But is this sort of donation the best way for businesses to help charities? A cash lump sum, although positive, does not provide a long-term solution, as it will of course run out. Also, the general public is getting tired of businesses throwing money at a problem in order to look good, rather than trying to help solve it. Of course, one answer is social business which starts out with defined a charitable mission and financial structures in place to achieve its long-term goals. However, this business model is usually only found in new companies. For existing companies finding long term proactive partnerships with continuous resources and funding opportunities is what’s required.

An article written by the Young Entrepreneurial Council suggested three business solutions for charities. First, a company could create something specifically for a charitable cause and donate the proceeds. Secondly, give a piece of something you already sell. And finally, leverage your business relationships for the benefit of a charity. Of course, a business has a duty to its shareholders and when it comes to corporate partnerships, partnering with a charity with similar aims, interests and purpose will provide a better long term solution that keeps everyone happy.

A great example of this is when International SOS (ISOS) a leading provider of medical and travel security services, formed a corporate partnership with London’s Air Ambulance (LAA). Both business and charity have aligned objectives and shared interests allowing for a mutually beneficial arrangement. The LAA benefited from the global scale and reach of ISOS’s contacts. In turn, the LAA, through its involvement with local communities in London, exposed the work of ISOS to previously un-tapped audiences. The two companies shared medical research and training bringing benefits to both. The key thing here is that both organisations have shared aims and goals both of which were furthered by the collaboration.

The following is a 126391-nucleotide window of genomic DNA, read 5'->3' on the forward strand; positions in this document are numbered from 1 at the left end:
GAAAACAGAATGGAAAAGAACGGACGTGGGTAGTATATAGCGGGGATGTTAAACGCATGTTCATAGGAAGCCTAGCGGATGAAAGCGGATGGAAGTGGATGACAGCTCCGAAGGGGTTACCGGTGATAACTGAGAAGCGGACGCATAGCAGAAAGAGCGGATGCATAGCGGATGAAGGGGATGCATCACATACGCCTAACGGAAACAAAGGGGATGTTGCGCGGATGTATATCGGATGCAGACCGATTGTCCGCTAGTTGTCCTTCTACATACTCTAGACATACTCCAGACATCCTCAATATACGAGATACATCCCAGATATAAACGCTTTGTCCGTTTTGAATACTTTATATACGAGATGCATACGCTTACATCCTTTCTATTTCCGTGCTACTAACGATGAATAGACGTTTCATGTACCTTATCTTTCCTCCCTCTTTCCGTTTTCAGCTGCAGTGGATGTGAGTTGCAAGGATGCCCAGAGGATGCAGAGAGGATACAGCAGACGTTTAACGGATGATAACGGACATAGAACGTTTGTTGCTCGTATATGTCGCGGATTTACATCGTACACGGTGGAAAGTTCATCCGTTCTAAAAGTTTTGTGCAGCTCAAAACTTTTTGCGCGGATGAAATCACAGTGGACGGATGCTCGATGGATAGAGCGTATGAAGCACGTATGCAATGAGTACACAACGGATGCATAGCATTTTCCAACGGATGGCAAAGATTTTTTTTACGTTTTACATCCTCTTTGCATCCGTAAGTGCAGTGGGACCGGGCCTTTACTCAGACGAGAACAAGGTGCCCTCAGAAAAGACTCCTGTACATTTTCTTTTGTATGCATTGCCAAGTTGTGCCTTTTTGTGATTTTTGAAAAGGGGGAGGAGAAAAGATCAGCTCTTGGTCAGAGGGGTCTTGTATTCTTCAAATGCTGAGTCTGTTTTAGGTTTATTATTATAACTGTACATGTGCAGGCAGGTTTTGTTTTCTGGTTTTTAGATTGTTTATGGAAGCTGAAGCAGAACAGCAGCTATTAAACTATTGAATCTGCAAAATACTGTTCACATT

Indeed, in order for a corporate partnership to be successful both parties need a solid shared purpose. Corporate partnerships, in my opinion, are the future. They facilitate charity’s taking a more business-like approach with the support and resources of their business partners. In turn both business and charity are able to align their aims and gain positive outcomes for the work they are doing, culminating in a constructive long term relationship with one another and the public.

Harriet Garner
Harriet Garner

Harriet is a communications professional with experience in social media engagement, media relations, events and launches. Prior to joining Sermelo, she was responsible for the launch of a new business enterprise scheme set up by a London property firm and the showcase of its private art collection, including a Grayson Perry tapestry.